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Borrowing From Your 401K to Start a Business

written by: •edited by: Michele McDonough•updated: 7/8/2010

This article looks at how you can borrow from your 401K to start a business. The pros and cons of doing so are discussed.

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    Why Consider Borrowing Against the 401K?

    picture Your 401K is meant to be saved for you to retire on, so why would you consider borrowing against it to fund your business? One reason might be that you feel it is better to borrow from yourself than it would be to borrow from a bank. Another reason you might do it is because it is the only potential source for business funding available to you. Before you borrow against your retirement savings, it is important to evaluate the pros and cons of borrowing against your 401K plan.

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    Good News First - The Pros

    Let's start with the good news first. There are many pros of borrowing against your 401K plan in order to fund your business. The biggest benefit of borrowing against your retirement funds is that you can be debt free with regards to your business startup. In fact, the IRS allows you to borrow from your 401K without having to pay taxes or a penalty on the amount borrowed - so long as you are able to repay the loan within five years.

    Second, by using your retirement funds this way, you are investing the money in yourself. This can cause you to work harder towards meeting your business goals. You can also avoid dipping into your home equity by using your 401K plan to fund your business. You can use the BORSA Plan in order to take money from your 401K and invest in your business. Instead of having to pay money back, the money has been invested, there is no debt (the money doesn't have to be paid back). The idea is that there isn't just one way to use your 401K to fund your business, and you can do so with relative ease.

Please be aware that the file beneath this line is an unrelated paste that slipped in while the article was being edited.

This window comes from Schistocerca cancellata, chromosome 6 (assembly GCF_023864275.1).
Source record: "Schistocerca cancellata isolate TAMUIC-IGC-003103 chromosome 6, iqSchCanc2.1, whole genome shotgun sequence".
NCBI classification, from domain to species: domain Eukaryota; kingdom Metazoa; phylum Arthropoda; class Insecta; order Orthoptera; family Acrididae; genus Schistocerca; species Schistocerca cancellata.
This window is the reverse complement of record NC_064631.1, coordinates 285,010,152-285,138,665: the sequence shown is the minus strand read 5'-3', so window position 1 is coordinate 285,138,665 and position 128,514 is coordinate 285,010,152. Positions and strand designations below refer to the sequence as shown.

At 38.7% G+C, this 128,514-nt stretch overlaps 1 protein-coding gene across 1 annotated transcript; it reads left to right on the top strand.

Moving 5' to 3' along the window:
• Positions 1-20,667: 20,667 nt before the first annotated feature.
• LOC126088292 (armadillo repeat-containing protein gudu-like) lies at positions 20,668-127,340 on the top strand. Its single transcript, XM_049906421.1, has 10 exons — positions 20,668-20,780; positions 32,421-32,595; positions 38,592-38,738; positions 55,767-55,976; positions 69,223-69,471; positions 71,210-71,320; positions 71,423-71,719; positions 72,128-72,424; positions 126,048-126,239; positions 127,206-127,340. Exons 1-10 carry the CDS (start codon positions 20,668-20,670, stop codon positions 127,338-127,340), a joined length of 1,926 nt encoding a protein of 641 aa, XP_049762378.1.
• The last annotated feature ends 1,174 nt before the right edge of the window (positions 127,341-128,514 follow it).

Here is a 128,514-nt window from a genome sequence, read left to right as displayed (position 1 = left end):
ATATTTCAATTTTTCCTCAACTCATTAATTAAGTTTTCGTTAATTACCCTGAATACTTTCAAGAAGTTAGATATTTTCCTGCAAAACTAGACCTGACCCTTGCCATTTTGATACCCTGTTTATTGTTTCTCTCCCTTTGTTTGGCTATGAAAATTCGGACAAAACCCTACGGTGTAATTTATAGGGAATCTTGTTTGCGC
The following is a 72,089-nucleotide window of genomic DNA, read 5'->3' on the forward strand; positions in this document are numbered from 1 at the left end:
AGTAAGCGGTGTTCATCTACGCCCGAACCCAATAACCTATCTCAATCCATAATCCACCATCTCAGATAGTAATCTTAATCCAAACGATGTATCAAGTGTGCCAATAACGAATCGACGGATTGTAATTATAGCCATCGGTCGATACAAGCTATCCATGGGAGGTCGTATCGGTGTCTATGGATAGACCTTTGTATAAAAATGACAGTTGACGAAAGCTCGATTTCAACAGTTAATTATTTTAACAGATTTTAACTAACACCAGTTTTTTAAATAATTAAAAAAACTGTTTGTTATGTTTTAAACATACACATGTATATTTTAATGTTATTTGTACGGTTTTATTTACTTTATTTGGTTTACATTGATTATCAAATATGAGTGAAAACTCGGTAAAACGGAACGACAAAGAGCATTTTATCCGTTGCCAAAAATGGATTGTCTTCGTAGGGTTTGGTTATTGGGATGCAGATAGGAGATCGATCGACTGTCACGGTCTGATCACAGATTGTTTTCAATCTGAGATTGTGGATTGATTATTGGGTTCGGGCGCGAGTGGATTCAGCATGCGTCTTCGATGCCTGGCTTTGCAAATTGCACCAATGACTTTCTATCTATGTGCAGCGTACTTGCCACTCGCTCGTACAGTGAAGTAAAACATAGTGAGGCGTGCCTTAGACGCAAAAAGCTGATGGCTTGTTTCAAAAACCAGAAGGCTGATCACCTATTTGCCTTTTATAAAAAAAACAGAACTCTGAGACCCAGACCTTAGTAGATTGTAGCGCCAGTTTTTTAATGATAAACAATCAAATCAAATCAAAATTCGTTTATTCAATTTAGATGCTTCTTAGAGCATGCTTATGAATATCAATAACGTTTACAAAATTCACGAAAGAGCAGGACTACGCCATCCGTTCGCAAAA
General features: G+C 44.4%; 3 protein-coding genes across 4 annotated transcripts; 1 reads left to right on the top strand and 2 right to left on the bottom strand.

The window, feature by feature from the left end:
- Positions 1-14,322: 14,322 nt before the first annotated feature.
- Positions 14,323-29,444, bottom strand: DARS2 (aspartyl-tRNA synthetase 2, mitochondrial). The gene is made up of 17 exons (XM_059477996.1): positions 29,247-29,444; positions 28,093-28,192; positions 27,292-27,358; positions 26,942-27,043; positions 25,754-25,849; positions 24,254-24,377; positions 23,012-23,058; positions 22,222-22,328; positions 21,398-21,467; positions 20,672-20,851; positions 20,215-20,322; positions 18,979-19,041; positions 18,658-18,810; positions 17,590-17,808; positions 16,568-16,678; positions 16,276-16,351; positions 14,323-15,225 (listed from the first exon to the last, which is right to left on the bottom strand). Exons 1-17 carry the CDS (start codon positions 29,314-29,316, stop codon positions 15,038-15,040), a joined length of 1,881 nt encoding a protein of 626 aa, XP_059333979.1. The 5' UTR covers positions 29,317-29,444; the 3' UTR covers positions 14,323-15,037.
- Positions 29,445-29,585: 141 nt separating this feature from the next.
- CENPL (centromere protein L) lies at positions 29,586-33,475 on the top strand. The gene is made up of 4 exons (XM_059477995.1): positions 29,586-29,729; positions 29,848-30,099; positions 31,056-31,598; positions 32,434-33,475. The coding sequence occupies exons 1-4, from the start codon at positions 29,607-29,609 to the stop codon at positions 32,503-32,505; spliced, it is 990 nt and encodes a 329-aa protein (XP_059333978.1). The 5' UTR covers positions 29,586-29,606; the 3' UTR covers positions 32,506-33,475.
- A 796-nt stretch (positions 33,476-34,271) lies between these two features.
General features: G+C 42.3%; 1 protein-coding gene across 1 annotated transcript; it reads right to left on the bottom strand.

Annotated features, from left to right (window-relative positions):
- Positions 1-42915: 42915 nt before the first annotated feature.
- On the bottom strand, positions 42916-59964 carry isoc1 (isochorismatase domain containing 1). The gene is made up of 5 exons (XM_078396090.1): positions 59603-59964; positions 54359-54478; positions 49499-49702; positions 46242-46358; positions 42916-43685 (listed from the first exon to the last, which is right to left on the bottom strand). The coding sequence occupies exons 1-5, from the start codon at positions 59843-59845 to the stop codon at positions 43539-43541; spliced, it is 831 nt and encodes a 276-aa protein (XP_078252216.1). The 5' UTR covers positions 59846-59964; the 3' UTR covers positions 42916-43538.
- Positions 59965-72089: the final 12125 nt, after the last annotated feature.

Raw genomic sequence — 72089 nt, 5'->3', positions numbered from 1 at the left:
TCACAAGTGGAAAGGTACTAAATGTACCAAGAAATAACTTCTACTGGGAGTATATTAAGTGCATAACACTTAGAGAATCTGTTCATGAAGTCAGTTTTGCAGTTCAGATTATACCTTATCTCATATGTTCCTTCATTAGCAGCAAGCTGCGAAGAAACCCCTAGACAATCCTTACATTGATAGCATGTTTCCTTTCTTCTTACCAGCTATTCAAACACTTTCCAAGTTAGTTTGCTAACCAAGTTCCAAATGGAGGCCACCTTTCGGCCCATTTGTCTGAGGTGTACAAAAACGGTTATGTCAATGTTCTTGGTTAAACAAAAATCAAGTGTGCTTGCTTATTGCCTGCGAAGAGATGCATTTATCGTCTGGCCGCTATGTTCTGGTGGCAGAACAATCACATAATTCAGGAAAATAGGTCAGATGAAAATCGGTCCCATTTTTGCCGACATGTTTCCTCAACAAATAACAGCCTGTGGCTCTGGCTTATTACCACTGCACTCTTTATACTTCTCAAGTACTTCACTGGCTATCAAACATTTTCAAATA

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    The Cons

    While there are many benefits to using your 401K to fund your business, there are also many cons that can cause you to consider other funding options. The greatest of all the bad news concerns your business itself. If for some reason your business is not profitable (half of all businesses fail in the first year), you will still have to pay back your 401K in order to avoid paying some serious tax penalties. In order to avoid this, make sure that you have a profitable idea.

    Second, if you borrow against your 401K, you will slow the growth of your wealth - and potentially hinder your ability to retire on time. Third, when you pay back your 401K, the payments you make are not sheltered from taxes like your initial deposits were. Finally, it can create a habit where you dip into your retirement account every time you need extra money.

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    The Verdict

    While there are some advantages to borrowing against your 401K to start a business, it is ill-advised. Venture capitalist investments, SBA Loans, and government grants should be your starting point should you need to raise funds to start your business. Why? Because the risks of borrowing against tax-free investments is too great. Take a more conservative approach towards your future. If you must, then only borrow what you must, and pay it back as fast as you can by making extra payments. Don't risk your future unless you know you will make a profit from your business. Finally, resolve not to borrow from your 401K again. It is not an emergency fund, it is to keep you housed and fed in your old age.